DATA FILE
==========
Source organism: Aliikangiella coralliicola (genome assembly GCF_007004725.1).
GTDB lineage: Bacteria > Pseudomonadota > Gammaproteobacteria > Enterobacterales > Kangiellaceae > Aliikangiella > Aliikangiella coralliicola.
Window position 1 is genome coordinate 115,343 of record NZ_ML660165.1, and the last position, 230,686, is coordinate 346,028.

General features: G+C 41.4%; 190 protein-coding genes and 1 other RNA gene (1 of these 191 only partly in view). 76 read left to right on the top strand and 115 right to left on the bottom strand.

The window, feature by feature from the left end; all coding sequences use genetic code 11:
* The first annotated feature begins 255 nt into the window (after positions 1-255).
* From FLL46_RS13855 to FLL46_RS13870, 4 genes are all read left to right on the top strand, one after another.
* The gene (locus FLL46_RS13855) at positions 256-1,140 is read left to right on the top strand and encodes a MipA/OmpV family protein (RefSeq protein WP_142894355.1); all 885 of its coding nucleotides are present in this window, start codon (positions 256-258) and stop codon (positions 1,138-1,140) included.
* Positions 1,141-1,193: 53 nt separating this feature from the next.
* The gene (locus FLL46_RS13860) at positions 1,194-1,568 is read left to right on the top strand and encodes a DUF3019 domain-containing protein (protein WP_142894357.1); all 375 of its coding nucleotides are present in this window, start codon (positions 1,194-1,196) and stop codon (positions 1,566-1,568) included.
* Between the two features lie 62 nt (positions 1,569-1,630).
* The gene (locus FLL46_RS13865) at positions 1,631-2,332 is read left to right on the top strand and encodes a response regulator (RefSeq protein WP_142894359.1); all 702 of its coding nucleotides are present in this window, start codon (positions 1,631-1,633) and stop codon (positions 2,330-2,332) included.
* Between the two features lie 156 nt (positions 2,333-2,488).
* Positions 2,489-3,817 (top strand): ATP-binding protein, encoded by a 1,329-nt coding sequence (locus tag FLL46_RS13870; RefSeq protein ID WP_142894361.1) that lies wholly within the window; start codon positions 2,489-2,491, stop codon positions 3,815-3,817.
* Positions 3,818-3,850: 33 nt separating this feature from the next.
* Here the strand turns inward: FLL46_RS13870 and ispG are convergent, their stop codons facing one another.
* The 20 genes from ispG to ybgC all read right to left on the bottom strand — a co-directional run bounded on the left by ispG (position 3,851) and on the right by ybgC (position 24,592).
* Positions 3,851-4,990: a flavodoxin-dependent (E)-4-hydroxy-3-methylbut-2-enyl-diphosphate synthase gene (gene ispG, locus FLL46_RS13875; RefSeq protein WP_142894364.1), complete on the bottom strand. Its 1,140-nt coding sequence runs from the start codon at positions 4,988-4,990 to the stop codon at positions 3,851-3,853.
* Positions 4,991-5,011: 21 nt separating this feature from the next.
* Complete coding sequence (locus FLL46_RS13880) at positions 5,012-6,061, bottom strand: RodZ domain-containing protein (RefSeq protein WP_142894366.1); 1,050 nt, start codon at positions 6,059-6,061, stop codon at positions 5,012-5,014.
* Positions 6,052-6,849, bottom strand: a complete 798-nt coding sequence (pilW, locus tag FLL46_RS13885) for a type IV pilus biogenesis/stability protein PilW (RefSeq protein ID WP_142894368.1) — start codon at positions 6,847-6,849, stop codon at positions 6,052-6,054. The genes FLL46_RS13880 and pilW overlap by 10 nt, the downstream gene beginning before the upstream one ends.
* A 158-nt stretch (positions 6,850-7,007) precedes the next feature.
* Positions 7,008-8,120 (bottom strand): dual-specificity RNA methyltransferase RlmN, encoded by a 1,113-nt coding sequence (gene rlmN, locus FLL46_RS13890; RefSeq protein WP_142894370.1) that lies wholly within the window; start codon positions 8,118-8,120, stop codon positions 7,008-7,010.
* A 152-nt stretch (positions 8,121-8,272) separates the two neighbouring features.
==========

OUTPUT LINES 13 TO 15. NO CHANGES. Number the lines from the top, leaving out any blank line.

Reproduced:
* Between the two features lie 156 nt (positions 2,333-2,488).
* Positions 2,489-3,817 (top strand): ATP-binding protein, encoded by a 1,329-nt coding sequence (locus tag FLL46_RS13870; RefSeq protein ID WP_142894361.1) that lies wholly within the window; start codon positions 2,489-2,491, stop codon positions 3,815-3,817.
* Positions 3,818-3,850: 33 nt separating this feature from the next.